This release has some limitations, however, so if you want to use this technology, you must be aware of the following:
- vSphere High Availability (HA) will not protect a VM with a vPMem device.
- You must exclude a VM with vPMem from a VM-level backup. If a VM was previously part of such a backup, disable Changed Block Tracking (CBT) before adding vNVDIMM to a VM.
- You can vMotion a VM with vPMem, but a destination host must have a hardware NVDIMM device.
VMware has observed that vPMem can improve performance by up to 1.8x better throughput and 2.3x better latency compared to standard SSD technology.
Storage improvements ^
As for storage, VMware has improved storage stacks by adding the possibility to connect even more devices and attach more disks, compared to what was possible in previous release.
There are some improvements to vSphere 6.7 ESXi host storage maximums, which you'll find below:
- Fibre Channel devices have increased from 512 devices per host to 1024.
- Fibre Channel paths have increased from 2048 paths per host to 4096.
- The number of virtual disks per VMware Paravirtual SCSI (PVSCSI) controller has increased from 16 disks to 64, which now allows for 256 disks per VM.
Network improvements ^
VMware vSphere 6.7 has the new vmxnet3 driver version. The latest version is version 4, supporting some new features, for example:
Offload for Geneve/VXLAN – Generic network virtualization encapsulation (Geneve) is a protocol used with the NSX-T product. So Geneve and virtual extensible LAN (VXLAN) offloading is now available in the vmxnet3 v4 driver. Performance testing of this feature showed a 415% improvement in throughput in a test that used a packet size of 64 K with eight flows.
Mellanox hardware support ^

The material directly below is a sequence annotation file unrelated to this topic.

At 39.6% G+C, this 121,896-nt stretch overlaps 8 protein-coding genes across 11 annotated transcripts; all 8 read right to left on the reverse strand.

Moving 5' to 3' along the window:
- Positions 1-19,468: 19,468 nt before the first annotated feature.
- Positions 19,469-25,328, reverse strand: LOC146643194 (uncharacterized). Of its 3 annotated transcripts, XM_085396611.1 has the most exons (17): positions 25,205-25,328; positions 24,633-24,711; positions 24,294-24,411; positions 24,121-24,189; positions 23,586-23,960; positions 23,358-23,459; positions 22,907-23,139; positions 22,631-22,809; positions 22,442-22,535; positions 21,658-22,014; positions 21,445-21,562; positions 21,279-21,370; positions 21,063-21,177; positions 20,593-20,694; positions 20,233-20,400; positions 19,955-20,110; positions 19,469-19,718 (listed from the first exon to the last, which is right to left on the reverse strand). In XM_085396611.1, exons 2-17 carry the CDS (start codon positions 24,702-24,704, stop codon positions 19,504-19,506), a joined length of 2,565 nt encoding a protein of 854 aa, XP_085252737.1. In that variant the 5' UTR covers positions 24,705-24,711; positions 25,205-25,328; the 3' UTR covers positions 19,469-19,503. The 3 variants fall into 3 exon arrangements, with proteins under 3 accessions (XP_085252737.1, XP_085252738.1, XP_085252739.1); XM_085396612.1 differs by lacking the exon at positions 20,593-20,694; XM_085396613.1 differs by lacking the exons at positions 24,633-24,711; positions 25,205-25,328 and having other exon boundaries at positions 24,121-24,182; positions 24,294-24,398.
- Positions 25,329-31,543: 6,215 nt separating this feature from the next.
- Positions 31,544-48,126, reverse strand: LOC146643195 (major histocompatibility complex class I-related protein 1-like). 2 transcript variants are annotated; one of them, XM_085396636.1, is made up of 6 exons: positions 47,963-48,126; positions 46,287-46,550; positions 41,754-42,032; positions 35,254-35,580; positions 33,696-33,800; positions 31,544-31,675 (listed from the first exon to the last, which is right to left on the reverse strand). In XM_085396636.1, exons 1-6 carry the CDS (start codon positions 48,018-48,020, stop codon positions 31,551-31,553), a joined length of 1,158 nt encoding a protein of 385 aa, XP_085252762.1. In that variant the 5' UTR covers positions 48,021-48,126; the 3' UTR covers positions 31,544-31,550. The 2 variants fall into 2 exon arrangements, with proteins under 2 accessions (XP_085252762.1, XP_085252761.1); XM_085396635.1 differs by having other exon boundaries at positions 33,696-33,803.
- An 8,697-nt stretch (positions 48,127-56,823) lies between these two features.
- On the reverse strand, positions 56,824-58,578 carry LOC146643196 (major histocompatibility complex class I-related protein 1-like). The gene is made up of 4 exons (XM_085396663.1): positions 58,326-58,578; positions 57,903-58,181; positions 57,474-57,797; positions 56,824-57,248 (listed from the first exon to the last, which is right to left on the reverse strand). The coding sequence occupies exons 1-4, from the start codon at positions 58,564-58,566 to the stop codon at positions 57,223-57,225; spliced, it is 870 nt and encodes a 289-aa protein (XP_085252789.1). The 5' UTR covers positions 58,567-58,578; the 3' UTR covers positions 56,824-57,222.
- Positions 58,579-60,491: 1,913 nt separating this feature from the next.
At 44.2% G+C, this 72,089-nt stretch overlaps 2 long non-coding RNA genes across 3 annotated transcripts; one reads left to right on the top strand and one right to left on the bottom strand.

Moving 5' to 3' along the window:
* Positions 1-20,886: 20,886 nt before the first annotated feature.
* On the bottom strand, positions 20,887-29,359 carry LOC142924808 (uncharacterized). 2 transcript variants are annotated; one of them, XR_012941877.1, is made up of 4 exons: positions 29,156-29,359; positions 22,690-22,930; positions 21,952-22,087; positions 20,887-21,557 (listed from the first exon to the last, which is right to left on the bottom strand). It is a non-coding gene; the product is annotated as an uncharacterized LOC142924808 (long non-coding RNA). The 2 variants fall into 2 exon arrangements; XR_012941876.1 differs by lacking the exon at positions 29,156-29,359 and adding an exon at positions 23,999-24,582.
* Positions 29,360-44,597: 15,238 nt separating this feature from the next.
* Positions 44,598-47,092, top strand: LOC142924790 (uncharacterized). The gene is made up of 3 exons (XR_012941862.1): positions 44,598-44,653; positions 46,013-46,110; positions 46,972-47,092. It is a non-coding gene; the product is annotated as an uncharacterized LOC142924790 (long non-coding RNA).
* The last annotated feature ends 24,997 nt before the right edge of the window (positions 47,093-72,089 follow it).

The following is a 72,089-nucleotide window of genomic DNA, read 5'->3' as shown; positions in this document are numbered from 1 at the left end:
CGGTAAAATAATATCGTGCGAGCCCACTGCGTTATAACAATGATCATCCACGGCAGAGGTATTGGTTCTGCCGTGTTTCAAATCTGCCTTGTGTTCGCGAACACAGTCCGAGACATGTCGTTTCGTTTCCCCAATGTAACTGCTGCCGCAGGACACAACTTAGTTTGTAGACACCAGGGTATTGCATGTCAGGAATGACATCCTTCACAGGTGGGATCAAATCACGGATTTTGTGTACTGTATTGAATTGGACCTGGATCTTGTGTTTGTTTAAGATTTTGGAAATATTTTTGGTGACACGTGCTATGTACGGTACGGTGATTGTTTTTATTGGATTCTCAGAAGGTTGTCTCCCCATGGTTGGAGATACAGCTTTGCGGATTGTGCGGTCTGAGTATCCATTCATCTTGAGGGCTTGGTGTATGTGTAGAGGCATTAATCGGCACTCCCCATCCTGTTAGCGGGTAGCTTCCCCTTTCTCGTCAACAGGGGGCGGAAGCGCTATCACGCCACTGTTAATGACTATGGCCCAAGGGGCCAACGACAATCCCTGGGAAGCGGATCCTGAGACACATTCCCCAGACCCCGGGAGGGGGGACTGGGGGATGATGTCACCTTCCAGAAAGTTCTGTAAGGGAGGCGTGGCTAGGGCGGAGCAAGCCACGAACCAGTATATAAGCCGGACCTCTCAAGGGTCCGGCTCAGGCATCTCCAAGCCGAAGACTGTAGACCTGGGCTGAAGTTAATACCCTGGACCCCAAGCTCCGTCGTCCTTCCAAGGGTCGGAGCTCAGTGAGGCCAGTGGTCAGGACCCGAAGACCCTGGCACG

Some of the latest native drivers support Mellanox hardware, which is very popular in enterprises.
vSphere 6.7 includes native drivers for the following Mellanox host channel adapters that support 40 and 100 gigabit-per-second speeds over InfiniBand, iWARP, and RDMA over Converged Ethernet (RoCE):
- ConnectX-3 EN
- ConnectX-3 Pro with VPI
- ConnectX-4 with VPI
- ConnectX-5 EN
VMware Tools improvements ^
The new virtual hardware version 15 made its appearance, which, as said, can bring some performance improvements for CPUs (up to 256 vCPUs per VM) and memory (up to 6 TB of RAM per VM).
Lastly, the vSphere 6.7 update 2 just announced has new support for Windows Server 2019 via VMware Tools 10.3.5.
The latest VMware Tools version (10.3.5) allows updating vmxnet3 drivers via Windows Update for Windows Server 2016.
Final words ^
VMware is continuously improving the vSphere suite to keep everything up to date and improve what needs improving. The vSphere 6.7 U2 announcement caught a lot of attention, but VMware hasn't specified when this version will be available for download.
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vSphere 6.7 U2 provides virtual hardware version 15 where you can create new guest OS VM templates from Windows Server 2019 or Red Hat Enterprise Linux (RHEL) 8.